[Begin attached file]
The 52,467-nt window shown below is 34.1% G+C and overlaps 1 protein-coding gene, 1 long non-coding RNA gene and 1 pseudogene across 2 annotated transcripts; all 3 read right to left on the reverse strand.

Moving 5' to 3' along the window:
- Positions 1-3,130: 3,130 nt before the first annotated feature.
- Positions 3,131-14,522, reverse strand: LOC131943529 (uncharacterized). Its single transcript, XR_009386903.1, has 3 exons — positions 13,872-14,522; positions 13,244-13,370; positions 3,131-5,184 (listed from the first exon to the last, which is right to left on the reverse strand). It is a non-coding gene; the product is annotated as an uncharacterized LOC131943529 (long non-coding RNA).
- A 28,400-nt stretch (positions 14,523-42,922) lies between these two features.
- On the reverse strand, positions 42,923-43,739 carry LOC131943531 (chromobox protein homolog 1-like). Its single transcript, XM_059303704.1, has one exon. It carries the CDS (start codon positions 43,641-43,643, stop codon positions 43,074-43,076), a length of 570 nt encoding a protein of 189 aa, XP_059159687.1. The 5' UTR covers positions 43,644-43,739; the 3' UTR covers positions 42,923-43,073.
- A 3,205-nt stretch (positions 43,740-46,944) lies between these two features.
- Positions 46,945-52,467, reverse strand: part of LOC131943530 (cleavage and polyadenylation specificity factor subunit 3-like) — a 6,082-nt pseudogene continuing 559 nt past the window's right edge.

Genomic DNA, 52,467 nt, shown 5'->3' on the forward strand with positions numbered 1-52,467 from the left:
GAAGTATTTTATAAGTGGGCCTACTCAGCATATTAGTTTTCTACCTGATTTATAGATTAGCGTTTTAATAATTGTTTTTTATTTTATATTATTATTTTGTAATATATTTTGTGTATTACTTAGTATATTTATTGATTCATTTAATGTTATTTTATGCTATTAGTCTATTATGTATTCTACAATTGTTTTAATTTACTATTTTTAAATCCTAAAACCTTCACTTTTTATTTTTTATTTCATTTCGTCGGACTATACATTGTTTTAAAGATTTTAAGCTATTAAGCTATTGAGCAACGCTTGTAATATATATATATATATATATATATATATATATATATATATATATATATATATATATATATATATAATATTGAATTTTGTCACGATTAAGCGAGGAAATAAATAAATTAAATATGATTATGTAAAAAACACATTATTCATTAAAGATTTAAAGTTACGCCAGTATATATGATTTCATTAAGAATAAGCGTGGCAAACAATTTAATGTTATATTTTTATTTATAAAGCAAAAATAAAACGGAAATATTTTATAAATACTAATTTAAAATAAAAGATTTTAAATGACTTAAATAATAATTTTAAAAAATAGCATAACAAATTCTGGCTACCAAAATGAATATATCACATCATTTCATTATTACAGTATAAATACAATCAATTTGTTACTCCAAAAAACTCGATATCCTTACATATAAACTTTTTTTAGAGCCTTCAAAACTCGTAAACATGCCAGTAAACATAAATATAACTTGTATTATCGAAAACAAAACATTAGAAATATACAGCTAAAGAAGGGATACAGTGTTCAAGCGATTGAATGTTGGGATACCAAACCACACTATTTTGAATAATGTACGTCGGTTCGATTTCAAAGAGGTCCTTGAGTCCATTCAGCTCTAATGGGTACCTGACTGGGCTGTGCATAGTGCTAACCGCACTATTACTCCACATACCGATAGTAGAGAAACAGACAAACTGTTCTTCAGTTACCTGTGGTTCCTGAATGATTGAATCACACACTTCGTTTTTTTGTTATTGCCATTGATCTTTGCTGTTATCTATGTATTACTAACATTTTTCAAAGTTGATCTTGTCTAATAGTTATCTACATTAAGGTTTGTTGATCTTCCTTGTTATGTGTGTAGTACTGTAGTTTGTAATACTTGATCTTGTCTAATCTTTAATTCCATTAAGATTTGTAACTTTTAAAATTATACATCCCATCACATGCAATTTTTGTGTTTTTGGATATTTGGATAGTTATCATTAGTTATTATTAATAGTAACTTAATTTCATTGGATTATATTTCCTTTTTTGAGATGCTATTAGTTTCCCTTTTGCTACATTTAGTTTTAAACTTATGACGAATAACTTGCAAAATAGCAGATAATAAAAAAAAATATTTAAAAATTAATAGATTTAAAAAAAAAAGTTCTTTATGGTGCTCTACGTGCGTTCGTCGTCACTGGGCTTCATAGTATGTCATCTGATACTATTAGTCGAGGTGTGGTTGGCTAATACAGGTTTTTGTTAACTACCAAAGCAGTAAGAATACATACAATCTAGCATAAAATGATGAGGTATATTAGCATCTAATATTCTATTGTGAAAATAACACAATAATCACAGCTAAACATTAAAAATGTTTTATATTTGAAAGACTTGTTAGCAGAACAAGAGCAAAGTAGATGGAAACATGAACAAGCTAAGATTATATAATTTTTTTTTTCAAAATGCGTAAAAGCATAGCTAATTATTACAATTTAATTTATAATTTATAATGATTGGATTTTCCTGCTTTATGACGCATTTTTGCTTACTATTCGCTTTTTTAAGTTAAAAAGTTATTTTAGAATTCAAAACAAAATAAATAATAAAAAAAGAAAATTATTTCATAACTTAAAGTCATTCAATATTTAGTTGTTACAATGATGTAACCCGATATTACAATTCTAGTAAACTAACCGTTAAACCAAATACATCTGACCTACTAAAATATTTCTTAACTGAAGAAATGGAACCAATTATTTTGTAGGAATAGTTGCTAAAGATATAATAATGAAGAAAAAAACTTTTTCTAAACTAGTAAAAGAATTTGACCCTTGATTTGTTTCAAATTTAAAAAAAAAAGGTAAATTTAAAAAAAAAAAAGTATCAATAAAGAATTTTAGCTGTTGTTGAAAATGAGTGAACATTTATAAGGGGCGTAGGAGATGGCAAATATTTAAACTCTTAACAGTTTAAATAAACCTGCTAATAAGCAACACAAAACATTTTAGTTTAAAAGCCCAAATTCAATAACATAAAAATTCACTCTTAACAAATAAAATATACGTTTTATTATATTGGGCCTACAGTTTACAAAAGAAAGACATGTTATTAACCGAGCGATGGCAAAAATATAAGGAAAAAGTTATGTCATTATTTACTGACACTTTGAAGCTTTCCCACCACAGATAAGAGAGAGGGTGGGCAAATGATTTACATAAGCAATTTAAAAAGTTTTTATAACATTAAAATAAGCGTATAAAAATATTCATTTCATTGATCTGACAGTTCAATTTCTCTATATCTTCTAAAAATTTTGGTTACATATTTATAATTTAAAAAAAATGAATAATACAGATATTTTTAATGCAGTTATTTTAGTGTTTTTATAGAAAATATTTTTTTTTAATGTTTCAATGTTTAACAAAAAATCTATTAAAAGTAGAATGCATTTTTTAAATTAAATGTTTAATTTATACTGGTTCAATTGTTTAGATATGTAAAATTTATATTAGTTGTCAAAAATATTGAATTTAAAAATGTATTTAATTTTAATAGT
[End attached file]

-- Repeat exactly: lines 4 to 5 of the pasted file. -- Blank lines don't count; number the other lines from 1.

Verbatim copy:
- Positions 3,131-14,522, reverse strand: LOC131943529 (uncharacterized). Its single transcript, XR_009386903.1, has 3 exons — positions 13,872-14,522; positions 13,244-13,370; positions 3,131-5,184 (listed from the first exon to the last, which is right to left on the reverse strand). It is a non-coding gene; the product is annotated as an uncharacterized LOC131943529 (long non-coding RNA).
- A 28,400-nt stretch (positions 14,523-42,922) lies between these two features.